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History of the Christian Church, Volume VIII: Modern Christianity. The Swiss Reformation.
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§ 74. The Open Rupture. An Academic Oration. 1533.


Calv. Opera, X. P. I. 30; XXI. 123, 129, 192. A very graphic account by Merle D’Aubigné, bk. II. ch. xxx. (vol. II. 264–284).


For a little while matters seemed to take a favorable turn at the court for reform. The reactionary conduct of the Sorbonne and the insult offered to Queen Marguerite by the condemnation of her "Mirror of a Sinful Soul,"—a tender and monotonous mystic reverie,425425    Le miroirde l’âme pécheresse (1533). The book was condemned on purely negative evidence. The silence about purgatory and the intercession of saints was construed as a denial. — offended her brother and the liberal members of the University. Several preachers who sympathized with a moderate reformation, Gérard Roussel, and the Augustinians, Bertault and Courault, were permitted to ascend the pulpit in Paris.426426    Elie Courault (Coraud, Couraud, Coraldus) afterwards fled to Basel in 1534, and became a colleague of Farel and Calvin at Geneva in 1536. See Herminjard, IV. 114, note 9. The king himself, by his opposition to the German emperor, and his friendship with Henry VIII., incurred the suspicion of aiding the cause of heresy and schism. He tried, from political motives and regard for his sister, to conciliate between the conservative and progressive parties. He even authorized the invitation of Melanchthon to Paris as counsellor, but Melanchthon wisely declined.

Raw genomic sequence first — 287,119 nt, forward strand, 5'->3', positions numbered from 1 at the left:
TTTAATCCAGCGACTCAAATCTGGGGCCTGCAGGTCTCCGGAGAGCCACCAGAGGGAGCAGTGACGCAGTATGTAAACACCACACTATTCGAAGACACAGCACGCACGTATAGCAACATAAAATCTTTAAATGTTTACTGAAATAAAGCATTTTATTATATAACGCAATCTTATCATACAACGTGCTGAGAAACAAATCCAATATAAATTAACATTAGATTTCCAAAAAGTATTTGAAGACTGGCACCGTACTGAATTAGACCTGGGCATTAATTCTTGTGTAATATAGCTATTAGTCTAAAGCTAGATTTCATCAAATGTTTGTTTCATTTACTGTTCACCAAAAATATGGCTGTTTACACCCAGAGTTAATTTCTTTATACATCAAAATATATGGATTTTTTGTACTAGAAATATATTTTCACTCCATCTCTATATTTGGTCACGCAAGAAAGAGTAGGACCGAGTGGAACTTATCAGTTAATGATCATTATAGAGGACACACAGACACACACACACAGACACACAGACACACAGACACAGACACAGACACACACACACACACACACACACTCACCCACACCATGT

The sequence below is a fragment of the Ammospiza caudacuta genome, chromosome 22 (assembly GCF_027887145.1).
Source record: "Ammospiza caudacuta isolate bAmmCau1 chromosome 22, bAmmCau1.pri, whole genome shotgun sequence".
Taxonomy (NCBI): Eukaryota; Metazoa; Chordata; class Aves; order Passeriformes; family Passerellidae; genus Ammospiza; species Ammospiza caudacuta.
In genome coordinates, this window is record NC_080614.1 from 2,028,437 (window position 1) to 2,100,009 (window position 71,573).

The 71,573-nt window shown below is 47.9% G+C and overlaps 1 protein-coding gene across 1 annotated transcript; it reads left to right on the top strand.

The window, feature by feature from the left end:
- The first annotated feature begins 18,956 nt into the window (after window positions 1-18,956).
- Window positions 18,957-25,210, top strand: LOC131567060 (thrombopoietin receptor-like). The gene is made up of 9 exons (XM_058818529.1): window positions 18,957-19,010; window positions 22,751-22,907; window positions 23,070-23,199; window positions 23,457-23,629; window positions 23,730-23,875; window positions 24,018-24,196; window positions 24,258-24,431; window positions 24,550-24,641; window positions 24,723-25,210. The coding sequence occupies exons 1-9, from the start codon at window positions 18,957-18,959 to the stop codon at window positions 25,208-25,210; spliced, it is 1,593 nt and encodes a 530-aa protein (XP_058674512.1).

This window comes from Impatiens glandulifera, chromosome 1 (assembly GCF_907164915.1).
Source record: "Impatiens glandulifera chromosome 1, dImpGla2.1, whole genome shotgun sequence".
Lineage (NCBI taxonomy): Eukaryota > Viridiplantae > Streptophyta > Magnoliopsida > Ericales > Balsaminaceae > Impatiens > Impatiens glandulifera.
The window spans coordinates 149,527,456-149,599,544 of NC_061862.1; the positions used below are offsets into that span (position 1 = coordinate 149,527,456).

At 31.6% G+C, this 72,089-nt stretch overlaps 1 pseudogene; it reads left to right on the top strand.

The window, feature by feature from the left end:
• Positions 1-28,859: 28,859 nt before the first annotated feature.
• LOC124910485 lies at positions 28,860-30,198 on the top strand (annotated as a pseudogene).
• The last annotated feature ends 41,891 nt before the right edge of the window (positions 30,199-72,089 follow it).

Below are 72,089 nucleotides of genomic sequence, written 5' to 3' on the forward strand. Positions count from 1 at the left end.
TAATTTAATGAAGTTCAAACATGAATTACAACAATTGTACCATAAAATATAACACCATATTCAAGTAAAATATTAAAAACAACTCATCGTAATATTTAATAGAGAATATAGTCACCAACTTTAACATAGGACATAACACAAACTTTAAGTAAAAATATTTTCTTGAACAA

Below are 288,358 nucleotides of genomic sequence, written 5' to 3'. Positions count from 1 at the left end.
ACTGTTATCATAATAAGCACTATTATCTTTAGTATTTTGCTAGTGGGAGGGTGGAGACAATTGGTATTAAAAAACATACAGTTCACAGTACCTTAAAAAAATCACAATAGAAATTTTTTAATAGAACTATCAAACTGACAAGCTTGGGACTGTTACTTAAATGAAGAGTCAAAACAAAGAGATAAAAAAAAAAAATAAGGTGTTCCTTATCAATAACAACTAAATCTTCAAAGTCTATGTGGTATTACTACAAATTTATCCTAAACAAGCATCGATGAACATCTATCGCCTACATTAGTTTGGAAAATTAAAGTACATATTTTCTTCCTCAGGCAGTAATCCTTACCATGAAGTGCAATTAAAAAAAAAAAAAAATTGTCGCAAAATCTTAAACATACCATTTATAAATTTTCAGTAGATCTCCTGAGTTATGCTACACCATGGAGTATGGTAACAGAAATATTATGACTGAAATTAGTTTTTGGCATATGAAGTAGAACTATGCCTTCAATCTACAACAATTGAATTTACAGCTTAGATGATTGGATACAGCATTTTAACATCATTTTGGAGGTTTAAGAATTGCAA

Nicolas Cop, the son of a distinguished royal physician (William Cop of Basel), and a friend of Calvin, was elected Rector of the University, Oct. 10, 1533, and delivered the usual inaugural oration on All Saint’s Day, Nov. 1, before a large assembly in the Church of the Mathurins.427427    Bulaeus, Historia Universitatis Parisiensis, VI. 238, and in the "Catalogus illustrium Academicorum Univ. Parisiensis" at the end of the same volume. A notice of Cop in Herminjard, III. 129 sq. note 3.

This oration, at the request of the new Rector, had been prepared by Calvin. It was a plea for a reformation on the basis of the New Testament, and a bold attack on the scholastic theologians of the day, who were represented as a set of sophists, ignorant of the Gospel. "They teach nothing," says Calvin, "of faith, nothing of the love of God, nothing of the remission of sins, nothing of grace, nothing of justification; or if they do so, they pervert and undermine it all by their laws and sophistries. I beg you, who are here present, not to tolerate any longer these heresies and abuses."428428    The incomplete draft of’ this address has been discovered by J. Bonnet among the MSS. of the Geneva Library, and the whole of it by Reuss and Cunitz in the library of St. Thomas in Strassburg. It is printed in Opera, X. Pars II. 30-36 (and the shorter draft, IX. 873-876). Comp. Herminjard, III. 117, note, and 418 sqq.

The Sorbonne and the Parliament regarded this academic oration as a manifesto of war upon the Catholic Church, and condemned it to the flames. Cop was warned and fled to his relatives in Basel.429429    Three hundred crowns were offered for his capture dead or alive. So Bucer wrote to Blaurer, Jan. 13, 1534, in Herminjard, III. 130. Cop informed Bucer, April 5, 1534, that a German was burned in Paris, for denying transubstantiation. Ibid. III. 159. Calvin, the real author of the mischief, is said to have descended from a window by means of sheets, and escaped from Paris in the garb of a vine-dresser with a hoe upon his shoulder. His rooms were searched and his books and papers were seized by the police.430430    According to Beza (XXI. 123), Queen Marguerite protected Calvin and honorably received him at the court; but he certainly left Paris very soon. Colladon says nothing of an interference of Marguerite. The story of the escape of Calvin is told by Papyrius Masson, and Desmay. See M’Crie, p. 100, note 59. It has been compared to Paul’s escape at Damascus, Acts 9:25.



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